Service Today (NYSE: NOW) is a platform-as-a-service business that helps global businesses across all industries digitize their workflows, defining the individual tasks that need to be performed to complete a specific job . In other words, ServiceNow it powers the core Now Platform that businesses can use to help maximize workforce productivity and efficiency, by ensuring employees are making the most of the software tools available to them.
One of the most exciting aspects of ServiceNow as an investment is the company’s ability to launch new products and services, while expanding into new areas of technology such as robotic process automation and process mining. Then they have an existing base of customers to whom they can easily upsell – a solid land-and-expand strategy.
Combine this with renewal rates consistently over 98%, gross margins over 85%, and a positive net income, then it’s no wonder this company has been a big winner for shareholders in the past decade.
But 2022 has been a tough year for ServiceNow, as it’s not immune to the macroeconomic turmoil seen across all industries. The company has seen shares drop more than 40% so far this year, and it has continued to cut its full-year revenue guidance.
The company just released its Q3 results, and investors are hoping for some good news to stop the share price from falling – so, did they get their wish? Let’s see.
ServiceNow Q3 Earnings Overview
Starting at the top, ServiceNow saw its revenue grow 22% to $1,831m, although it fell slightly short of analysts’ expectations of $1.85B.
In terms of outlook, ServiceNow provided fourth quarter guidance of $1,834-$1,839m for subscription revenue, representing 20-21% YoY growth. It is worth highlighting that ServiceNow only provides guidance on subscription revenue, but there is also a small portion of total revenue that falls into the ‘professional services and other revenue’ category.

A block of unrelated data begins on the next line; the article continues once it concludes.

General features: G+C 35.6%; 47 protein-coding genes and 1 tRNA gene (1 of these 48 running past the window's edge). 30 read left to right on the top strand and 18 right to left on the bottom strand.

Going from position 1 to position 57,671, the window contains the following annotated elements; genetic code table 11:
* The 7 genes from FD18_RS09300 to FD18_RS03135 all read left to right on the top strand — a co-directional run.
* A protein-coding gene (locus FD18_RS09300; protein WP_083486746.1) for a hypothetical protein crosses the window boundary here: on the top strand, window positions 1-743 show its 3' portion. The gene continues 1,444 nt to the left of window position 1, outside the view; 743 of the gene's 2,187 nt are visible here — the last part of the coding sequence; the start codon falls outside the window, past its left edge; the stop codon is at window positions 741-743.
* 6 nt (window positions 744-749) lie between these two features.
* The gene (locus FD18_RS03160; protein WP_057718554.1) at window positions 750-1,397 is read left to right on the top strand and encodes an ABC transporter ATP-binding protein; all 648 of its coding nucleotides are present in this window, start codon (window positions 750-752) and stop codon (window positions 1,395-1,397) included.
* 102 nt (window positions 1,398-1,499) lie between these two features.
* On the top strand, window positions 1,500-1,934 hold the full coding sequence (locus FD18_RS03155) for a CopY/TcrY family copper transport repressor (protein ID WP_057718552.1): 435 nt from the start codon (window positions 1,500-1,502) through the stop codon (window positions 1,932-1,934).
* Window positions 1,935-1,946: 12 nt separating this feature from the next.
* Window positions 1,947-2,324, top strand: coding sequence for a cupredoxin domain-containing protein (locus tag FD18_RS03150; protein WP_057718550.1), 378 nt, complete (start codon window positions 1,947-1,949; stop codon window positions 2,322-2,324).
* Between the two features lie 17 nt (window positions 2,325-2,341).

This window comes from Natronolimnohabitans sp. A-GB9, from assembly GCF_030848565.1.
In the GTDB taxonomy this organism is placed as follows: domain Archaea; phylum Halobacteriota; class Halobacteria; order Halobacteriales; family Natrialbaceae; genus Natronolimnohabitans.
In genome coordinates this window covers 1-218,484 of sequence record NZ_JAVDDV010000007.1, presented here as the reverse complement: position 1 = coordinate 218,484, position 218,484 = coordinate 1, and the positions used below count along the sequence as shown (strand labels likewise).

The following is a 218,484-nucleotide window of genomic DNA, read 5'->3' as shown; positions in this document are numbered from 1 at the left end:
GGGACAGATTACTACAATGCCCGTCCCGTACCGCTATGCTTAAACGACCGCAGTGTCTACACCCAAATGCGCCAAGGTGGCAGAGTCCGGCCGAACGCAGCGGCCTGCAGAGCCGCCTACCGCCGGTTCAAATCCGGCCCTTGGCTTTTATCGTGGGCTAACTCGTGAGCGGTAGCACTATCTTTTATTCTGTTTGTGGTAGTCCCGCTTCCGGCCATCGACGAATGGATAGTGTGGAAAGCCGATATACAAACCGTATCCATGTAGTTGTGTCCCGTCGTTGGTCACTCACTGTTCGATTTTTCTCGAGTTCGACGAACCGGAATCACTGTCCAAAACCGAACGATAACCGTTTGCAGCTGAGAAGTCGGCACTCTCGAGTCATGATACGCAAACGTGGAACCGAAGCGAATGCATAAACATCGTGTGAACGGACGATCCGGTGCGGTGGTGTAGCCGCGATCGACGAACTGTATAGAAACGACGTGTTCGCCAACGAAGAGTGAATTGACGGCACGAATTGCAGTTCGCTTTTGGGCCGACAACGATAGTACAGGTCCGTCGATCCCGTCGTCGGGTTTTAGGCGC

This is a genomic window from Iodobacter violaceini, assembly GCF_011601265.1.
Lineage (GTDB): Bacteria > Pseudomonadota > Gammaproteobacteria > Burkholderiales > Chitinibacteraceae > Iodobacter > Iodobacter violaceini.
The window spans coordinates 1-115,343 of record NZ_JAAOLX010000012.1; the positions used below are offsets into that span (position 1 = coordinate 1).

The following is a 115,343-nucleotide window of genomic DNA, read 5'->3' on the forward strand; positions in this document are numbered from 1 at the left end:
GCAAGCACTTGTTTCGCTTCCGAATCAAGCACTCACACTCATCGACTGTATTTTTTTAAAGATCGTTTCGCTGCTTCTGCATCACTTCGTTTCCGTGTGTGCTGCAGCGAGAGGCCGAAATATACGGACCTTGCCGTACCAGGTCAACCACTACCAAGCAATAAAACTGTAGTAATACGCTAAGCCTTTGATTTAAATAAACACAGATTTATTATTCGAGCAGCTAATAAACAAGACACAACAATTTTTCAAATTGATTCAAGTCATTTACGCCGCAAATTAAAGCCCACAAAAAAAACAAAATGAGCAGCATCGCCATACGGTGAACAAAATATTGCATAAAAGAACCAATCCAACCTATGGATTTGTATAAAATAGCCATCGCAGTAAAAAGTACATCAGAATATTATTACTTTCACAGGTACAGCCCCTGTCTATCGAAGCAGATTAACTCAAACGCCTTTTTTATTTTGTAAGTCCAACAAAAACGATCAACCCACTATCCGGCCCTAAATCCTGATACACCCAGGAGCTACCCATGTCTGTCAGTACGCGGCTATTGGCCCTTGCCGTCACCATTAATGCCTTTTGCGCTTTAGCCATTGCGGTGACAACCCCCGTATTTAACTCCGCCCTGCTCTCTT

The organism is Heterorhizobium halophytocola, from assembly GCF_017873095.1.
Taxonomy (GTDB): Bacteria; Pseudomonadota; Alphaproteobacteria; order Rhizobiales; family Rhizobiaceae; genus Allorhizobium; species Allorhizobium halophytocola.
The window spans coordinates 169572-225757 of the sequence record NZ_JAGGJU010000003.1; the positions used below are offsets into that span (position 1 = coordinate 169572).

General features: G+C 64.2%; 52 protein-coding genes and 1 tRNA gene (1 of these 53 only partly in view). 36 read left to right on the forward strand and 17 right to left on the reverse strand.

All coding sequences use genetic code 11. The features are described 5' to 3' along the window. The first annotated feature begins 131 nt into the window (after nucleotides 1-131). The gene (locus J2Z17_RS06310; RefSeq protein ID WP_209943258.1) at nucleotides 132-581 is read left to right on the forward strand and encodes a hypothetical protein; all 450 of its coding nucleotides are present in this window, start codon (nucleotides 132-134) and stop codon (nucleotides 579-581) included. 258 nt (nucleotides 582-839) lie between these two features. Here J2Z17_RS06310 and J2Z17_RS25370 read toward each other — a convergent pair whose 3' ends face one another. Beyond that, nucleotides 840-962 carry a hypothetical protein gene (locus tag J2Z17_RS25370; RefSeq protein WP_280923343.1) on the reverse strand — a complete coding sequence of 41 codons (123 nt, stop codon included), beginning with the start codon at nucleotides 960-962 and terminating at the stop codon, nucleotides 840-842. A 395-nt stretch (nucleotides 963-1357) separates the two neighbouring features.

The difficulty we have is that analysts’ expectations are based on total revenue, so one way we can compare guidance to expectations is by using growth rates. Analysts were expecting Q4 revenue of $1.98B, representing YoY growth of ~22.8%. Since subscription revenue often exceeds the growth rate of ‘professional services and other’ revenue, I expect to see ServiceNow’s total revenue in Q4 see YoY growth of 19-20% based on its guidance – meaning it currently falls short of analysts’ expectations.
In fact, looking at the changes in ServiceNow’s full-year guidance for subscription revenue, it’s clear to see where these revenue numbers are headed.
Management lowered its full-year revenue guidance for the second quarter in a row. This is not a good sign to shareholders, but it is quite understandable, and we will get to its drivers later.
Moving to the bottom line, and ServiceNow posted EPS of $1.96, which was above analysts’ estimates of $1.85 for the third quarter in a row.
This is at least a positive sign; even if revenue growth is hampered by poor macroeconomic conditions, at least ServiceNow still manages to deliver profitability ahead of expectations.
But what is dragging this company down? Well, there is one obvious place to point the finger…
Currency Headwinds Plague Service Today
A recurring theme seen among companies reporting in US dollars is the currency headwinds they all face. Over the past 12 months, the dollar’s strength against most major currencies has resulted in weaker results from US businesses that operate around the world – and because revenues outside North America cost more at 35% of ServiceNow’s total revenue, this company is not immune. .